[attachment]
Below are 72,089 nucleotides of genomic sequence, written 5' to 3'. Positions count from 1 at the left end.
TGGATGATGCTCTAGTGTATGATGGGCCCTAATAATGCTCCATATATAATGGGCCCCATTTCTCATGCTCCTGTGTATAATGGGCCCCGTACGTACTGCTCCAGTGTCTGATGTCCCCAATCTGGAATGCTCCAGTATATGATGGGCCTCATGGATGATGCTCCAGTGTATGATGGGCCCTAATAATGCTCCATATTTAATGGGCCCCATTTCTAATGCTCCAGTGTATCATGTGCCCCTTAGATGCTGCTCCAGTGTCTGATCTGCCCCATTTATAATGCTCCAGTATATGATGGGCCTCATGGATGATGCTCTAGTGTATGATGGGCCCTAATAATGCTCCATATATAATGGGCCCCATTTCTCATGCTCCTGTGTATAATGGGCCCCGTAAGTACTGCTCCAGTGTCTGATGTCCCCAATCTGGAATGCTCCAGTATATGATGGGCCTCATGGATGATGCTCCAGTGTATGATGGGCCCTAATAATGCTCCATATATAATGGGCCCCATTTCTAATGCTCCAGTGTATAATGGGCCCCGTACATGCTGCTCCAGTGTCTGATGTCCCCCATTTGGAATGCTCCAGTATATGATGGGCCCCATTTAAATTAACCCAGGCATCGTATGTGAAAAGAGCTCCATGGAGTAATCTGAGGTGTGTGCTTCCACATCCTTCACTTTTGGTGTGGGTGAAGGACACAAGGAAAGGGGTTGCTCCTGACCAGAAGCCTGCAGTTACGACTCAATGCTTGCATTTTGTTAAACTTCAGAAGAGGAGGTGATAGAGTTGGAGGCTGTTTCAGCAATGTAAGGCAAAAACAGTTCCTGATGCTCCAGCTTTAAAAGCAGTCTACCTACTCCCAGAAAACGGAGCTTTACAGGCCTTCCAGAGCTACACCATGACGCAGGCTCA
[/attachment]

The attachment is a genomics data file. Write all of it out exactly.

Below are 72,089 nucleotides of genomic sequence, written 5' to 3'. Positions count from 1 at the left end.
TGGATGATGCTCTAGTGTATGATGGGCCCTAATAATGCTCCATATATAATGGGCCCCATTTCTCATGCTCCTGTGTATAATGGGCCCCGTACGTACTGCTCCAGTGTCTGATGTCCCCAATCTGGAATGCTCCAGTATATGATGGGCCTCATGGATGATGCTCCAGTGTATGATGGGCCCTAATAATGCTCCATATTTAATGGGCCCCATTTCTAATGCTCCAGTGTATCATGTGCCCCTTAGATGCTGCTCCAGTGTCTGATCTGCCCCATTTATAATGCTCCAGTATATGATGGGCCTCATGGATGATGCTCTAGTGTATGATGGGCCCTAATAATGCTCCATATATAATGGGCCCCATTTCTCATGCTCCTGTGTATAATGGGCCCCGTAAGTACTGCTCCAGTGTCTGATGTCCCCAATCTGGAATGCTCCAGTATATGATGGGCCTCATGGATGATGCTCCAGTGTATGATGGGCCCTAATAATGCTCCATATATAATGGGCCCCATTTCTAATGCTCCAGTGTATAATGGGCCCCGTACATGCTGCTCCAGTGTCTGATGTCCCCCATTTGGAATGCTCCAGTATATGATGGGCCCCATTTAAATTAACCCAGGCATCGTATGTGAAAAGAGCTCCATGGAGTAATCTGAGGTGTGTGCTTCCACATCCTTCACTTTTGGTGTGGGTGAAGGACACAAGGAAAGGGGTTGCTCCTGACCAGAAGCCTGCAGTTACGACTCAATGCTTGCATTTTGTTAAACTTCAGAAGAGGAGGTGATAGAGTTGGAGGCTGTTTCAGCAATGTAAGGCAAAAACAGTTCCTGATGCTCCAGCTTTAAAAGCAGTCTACCTACTCCCAGAAAACGGAGCTTTACAGGCCTTCCAGAGCTACACCATGACGCAGGCTCA